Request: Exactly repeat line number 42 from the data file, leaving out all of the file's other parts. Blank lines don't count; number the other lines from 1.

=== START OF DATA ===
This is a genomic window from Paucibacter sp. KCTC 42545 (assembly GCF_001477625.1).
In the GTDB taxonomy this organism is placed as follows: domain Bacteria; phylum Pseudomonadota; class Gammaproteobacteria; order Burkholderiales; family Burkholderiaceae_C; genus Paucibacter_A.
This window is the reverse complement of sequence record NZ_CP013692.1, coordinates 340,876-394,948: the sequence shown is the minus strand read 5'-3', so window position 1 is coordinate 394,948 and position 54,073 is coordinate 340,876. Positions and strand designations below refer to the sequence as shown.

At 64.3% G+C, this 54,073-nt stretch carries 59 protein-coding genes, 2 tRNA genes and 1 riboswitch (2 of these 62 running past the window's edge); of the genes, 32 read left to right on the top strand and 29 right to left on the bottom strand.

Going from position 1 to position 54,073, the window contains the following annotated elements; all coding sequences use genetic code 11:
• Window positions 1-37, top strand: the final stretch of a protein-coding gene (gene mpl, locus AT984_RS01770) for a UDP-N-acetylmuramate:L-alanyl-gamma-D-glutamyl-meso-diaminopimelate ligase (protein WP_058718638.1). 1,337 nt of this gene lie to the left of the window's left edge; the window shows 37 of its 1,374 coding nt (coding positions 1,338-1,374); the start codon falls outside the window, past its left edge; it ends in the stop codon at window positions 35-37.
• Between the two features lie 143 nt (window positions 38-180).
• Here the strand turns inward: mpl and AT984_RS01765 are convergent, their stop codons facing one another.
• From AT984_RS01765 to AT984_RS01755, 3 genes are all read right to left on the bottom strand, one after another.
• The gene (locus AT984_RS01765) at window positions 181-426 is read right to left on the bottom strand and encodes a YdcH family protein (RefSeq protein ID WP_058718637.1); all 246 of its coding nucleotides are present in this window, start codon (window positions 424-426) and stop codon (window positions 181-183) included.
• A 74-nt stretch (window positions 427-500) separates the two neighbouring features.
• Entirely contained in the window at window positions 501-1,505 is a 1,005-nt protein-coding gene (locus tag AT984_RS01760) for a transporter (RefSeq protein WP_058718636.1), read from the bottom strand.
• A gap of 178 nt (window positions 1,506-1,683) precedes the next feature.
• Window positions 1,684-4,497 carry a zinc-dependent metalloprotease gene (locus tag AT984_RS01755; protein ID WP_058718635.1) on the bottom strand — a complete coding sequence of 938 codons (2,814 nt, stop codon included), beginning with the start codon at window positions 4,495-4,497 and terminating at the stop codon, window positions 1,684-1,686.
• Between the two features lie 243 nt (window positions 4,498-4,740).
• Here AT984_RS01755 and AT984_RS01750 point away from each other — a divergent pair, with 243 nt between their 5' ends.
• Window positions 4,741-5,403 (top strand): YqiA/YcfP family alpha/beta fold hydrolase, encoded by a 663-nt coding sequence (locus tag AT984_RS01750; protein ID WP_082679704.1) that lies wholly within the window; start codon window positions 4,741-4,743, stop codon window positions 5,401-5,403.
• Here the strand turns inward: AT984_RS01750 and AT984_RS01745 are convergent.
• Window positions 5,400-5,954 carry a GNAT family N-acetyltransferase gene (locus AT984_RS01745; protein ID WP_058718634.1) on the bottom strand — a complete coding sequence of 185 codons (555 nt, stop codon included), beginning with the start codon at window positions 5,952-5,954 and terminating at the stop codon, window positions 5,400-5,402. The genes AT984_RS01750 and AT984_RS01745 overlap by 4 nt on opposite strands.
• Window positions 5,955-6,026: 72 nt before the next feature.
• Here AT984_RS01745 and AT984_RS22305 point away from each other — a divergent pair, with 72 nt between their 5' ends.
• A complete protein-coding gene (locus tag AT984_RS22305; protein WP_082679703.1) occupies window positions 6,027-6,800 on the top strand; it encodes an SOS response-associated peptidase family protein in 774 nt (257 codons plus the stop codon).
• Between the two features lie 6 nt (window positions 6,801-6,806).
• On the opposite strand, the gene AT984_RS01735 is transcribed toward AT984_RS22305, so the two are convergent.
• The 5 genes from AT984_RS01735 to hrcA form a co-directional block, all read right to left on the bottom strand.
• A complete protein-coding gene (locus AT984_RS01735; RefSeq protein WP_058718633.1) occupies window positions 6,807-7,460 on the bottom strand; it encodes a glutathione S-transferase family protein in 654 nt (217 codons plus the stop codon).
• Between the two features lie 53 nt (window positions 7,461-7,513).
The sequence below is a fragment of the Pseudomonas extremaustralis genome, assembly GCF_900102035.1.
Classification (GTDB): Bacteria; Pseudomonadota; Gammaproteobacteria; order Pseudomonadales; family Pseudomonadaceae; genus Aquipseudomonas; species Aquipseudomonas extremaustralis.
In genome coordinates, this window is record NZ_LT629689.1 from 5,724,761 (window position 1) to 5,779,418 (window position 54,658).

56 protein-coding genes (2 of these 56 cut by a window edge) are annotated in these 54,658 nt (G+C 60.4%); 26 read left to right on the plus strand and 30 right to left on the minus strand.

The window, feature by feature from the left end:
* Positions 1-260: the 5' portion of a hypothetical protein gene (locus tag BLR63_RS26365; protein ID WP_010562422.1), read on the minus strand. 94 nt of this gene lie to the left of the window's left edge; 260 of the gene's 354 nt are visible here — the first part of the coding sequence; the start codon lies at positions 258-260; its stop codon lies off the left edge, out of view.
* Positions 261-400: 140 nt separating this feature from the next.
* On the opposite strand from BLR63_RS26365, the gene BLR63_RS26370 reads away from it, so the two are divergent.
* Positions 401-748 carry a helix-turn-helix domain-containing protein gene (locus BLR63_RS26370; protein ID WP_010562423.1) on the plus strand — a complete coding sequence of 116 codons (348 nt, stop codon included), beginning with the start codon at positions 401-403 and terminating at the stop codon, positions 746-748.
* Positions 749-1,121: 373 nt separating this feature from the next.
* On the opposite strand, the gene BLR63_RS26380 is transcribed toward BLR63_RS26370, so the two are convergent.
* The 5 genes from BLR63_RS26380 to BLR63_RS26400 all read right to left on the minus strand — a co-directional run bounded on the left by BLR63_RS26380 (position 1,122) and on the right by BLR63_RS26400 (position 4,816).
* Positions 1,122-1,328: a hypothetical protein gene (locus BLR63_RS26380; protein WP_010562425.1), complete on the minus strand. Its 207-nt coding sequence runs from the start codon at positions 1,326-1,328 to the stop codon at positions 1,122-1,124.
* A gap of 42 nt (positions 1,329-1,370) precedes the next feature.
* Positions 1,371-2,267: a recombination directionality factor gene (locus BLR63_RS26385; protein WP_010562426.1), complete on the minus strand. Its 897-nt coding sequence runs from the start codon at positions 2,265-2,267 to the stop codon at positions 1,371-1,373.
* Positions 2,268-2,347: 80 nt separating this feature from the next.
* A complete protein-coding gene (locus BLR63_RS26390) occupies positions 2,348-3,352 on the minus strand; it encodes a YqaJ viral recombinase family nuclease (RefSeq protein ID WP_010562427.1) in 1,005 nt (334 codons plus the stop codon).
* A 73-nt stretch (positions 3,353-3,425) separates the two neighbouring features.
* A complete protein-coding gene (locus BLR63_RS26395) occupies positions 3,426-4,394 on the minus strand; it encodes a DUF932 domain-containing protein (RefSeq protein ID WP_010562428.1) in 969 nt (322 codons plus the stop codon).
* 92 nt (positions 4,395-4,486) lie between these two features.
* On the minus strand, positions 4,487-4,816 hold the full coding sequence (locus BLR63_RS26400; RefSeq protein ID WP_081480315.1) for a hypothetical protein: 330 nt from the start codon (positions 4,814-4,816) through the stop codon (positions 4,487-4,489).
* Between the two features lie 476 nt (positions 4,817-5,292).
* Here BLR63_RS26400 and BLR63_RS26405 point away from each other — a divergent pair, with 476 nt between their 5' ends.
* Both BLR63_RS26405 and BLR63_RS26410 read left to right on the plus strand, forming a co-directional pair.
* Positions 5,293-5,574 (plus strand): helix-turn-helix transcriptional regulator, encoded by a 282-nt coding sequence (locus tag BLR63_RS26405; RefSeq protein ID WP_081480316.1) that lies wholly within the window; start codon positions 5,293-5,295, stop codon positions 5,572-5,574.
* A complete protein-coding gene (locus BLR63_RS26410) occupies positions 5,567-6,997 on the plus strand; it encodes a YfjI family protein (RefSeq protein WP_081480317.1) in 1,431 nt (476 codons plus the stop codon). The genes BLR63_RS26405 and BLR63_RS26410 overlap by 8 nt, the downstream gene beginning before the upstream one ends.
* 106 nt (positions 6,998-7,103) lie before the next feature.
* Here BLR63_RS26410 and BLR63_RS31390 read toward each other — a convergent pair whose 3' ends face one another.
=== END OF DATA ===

* Positions 1,371-2,267: a recombination directionality factor gene (locus BLR63_RS26385; protein WP_010562426.1), complete on the minus strand. Its 897-nt coding sequence runs from the start codon at positions 2,265-2,267 to the stop codon at positions 1,371-1,373.